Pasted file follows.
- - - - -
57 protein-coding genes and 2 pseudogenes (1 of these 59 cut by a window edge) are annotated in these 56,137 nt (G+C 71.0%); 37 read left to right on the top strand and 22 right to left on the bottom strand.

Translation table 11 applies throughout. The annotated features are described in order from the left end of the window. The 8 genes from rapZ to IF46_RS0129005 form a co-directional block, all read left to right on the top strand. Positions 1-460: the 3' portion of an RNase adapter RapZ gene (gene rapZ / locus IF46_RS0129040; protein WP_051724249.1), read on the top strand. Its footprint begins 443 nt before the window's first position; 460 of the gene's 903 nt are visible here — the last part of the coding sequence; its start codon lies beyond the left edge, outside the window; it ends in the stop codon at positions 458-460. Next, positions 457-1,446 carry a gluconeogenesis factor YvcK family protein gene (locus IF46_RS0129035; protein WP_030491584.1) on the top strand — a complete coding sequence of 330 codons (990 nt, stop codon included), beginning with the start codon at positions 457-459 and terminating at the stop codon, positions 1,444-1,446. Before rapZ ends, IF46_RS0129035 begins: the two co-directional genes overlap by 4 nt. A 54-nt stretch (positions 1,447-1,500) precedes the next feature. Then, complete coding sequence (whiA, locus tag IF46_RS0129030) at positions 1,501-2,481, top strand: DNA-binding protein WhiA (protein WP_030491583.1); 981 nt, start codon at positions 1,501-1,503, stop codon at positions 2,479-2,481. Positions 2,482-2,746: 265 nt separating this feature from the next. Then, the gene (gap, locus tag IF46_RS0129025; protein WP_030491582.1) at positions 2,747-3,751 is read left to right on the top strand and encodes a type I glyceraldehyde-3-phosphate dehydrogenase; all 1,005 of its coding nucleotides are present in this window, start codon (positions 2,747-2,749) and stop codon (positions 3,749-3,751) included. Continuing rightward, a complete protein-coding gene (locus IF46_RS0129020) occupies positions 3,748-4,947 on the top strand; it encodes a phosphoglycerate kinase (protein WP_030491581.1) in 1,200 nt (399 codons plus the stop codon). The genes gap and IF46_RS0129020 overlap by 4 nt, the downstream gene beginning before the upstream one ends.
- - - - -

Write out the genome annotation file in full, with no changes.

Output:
57 protein-coding genes and 2 pseudogenes (1 of these 59 cut by a window edge) are annotated in these 56,137 nt (G+C 71.0%); 37 read left to right on the top strand and 22 right to left on the bottom strand.

Translation table 11 applies throughout. The annotated features are described in order from the left end of the window. The 8 genes from rapZ to IF46_RS0129005 form a co-directional block, all read left to right on the top strand. Positions 1-460: the 3' portion of an RNase adapter RapZ gene (gene rapZ / locus IF46_RS0129040; protein WP_051724249.1), read on the top strand. Its footprint begins 443 nt before the window's first position; 460 of the gene's 903 nt are visible here — the last part of the coding sequence; its start codon lies beyond the left edge, outside the window; it ends in the stop codon at positions 458-460. Next, positions 457-1,446 carry a gluconeogenesis factor YvcK family protein gene (locus IF46_RS0129035; protein WP_030491584.1) on the top strand — a complete coding sequence of 330 codons (990 nt, stop codon included), beginning with the start codon at positions 457-459 and terminating at the stop codon, positions 1,444-1,446. Before rapZ ends, IF46_RS0129035 begins: the two co-directional genes overlap by 4 nt. A 54-nt stretch (positions 1,447-1,500) precedes the next feature. Then, complete coding sequence (whiA, locus tag IF46_RS0129030) at positions 1,501-2,481, top strand: DNA-binding protein WhiA (protein WP_030491583.1); 981 nt, start codon at positions 1,501-1,503, stop codon at positions 2,479-2,481. Positions 2,482-2,746: 265 nt separating this feature from the next. Then, the gene (gap, locus tag IF46_RS0129025; protein WP_030491582.1) at positions 2,747-3,751 is read left to right on the top strand and encodes a type I glyceraldehyde-3-phosphate dehydrogenase; all 1,005 of its coding nucleotides are present in this window, start codon (positions 2,747-2,749) and stop codon (positions 3,749-3,751) included. Continuing rightward, a complete protein-coding gene (locus IF46_RS0129020) occupies positions 3,748-4,947 on the top strand; it encodes a phosphoglycerate kinase (protein WP_030491581.1) in 1,200 nt (399 codons plus the stop codon). The genes gap and IF46_RS0129020 overlap by 4 nt, the downstream gene beginning before the upstream one ends.